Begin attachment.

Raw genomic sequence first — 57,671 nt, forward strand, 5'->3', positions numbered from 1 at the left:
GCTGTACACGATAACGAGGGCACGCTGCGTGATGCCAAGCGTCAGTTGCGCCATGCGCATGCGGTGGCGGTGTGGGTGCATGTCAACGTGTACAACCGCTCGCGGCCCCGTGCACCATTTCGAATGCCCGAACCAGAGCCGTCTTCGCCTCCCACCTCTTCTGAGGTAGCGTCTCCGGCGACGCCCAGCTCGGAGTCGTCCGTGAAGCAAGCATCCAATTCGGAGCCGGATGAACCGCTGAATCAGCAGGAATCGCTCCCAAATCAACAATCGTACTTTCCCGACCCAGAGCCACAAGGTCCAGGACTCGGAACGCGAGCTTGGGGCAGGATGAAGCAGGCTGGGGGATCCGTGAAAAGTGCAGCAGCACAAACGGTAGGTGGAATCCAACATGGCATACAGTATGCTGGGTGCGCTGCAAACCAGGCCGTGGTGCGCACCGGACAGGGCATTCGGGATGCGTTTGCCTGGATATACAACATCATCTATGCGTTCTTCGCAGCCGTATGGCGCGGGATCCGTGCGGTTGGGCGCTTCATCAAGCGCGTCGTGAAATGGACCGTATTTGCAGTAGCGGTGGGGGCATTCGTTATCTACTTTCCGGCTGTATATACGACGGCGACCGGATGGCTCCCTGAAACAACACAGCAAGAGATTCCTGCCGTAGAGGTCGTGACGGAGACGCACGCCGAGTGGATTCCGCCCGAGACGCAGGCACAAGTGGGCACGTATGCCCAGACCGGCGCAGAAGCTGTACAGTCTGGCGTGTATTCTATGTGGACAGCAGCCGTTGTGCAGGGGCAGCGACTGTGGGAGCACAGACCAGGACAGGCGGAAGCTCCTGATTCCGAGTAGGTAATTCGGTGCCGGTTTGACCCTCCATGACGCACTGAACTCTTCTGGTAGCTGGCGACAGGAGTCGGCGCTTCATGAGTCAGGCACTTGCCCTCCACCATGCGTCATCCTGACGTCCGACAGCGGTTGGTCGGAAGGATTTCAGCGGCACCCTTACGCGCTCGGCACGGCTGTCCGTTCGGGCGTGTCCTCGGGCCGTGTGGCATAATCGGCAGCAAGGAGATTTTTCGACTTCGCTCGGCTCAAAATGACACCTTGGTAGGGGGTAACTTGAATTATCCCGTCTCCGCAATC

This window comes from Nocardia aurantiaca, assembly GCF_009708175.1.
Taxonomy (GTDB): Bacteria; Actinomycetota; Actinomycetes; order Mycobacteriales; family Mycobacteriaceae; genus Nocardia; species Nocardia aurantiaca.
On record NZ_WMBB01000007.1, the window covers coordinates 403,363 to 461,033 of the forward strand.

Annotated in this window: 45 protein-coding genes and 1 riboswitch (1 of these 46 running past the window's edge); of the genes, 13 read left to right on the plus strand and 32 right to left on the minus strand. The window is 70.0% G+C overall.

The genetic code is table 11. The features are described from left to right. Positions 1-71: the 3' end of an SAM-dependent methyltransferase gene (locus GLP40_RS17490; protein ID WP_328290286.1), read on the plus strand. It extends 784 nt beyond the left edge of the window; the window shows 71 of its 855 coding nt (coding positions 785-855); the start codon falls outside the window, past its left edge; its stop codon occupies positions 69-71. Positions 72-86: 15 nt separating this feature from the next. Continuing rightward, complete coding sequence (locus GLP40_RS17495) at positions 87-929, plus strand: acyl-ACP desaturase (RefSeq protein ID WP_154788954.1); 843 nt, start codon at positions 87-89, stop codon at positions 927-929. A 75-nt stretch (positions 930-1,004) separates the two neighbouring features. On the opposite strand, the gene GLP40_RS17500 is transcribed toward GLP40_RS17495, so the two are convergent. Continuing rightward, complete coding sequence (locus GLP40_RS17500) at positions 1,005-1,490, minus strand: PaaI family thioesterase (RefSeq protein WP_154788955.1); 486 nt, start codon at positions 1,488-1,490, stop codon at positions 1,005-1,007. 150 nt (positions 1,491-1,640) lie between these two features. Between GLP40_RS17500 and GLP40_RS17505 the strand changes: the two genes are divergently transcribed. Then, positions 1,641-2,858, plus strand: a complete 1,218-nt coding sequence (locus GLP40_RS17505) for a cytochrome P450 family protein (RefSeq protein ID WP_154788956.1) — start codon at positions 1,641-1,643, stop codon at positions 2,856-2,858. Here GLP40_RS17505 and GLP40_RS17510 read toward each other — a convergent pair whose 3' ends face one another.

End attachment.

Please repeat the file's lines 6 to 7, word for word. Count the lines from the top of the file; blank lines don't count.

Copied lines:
Annotated in this window: 45 protein-coding genes and 1 riboswitch (1 of these 46 running past the window's edge); of the genes, 13 read left to right on the plus strand and 32 right to left on the minus strand. The window is 70.0% G+C overall.

The genetic code is table 11. The features are described from left to right. Positions 1-71: the 3' end of an SAM-dependent methyltransferase gene (locus GLP40_RS17490; protein ID WP_328290286.1), read on the plus strand. It extends 784 nt beyond the left edge of the window; the window shows 71 of its 855 coding nt (coding positions 785-855); the start codon falls outside the window, past its left edge; its stop codon occupies positions 69-71. Positions 72-86: 15 nt separating this feature from the next. Continuing rightward, complete coding sequence (locus GLP40_RS17495) at positions 87-929, plus strand: acyl-ACP desaturase (RefSeq protein ID WP_154788954.1); 843 nt, start codon at positions 87-89, stop codon at positions 927-929. A 75-nt stretch (positions 930-1,004) separates the two neighbouring features. On the opposite strand, the gene GLP40_RS17500 is transcribed toward GLP40_RS17495, so the two are convergent. Continuing rightward, complete coding sequence (locus GLP40_RS17500) at positions 1,005-1,490, minus strand: PaaI family thioesterase (RefSeq protein WP_154788955.1); 486 nt, start codon at positions 1,488-1,490, stop codon at positions 1,005-1,007. 150 nt (positions 1,491-1,640) lie between these two features. Between GLP40_RS17500 and GLP40_RS17505 the strand changes: the two genes are divergently transcribed. Then, positions 1,641-2,858, plus strand: a complete 1,218-nt coding sequence (locus GLP40_RS17505) for a cytochrome P450 family protein (RefSeq protein ID WP_154788956.1) — start codon at positions 1,641-1,643, stop codon at positions 2,856-2,858. Here GLP40_RS17505 and GLP40_RS17510 read toward each other — a convergent pair whose 3' ends face one another.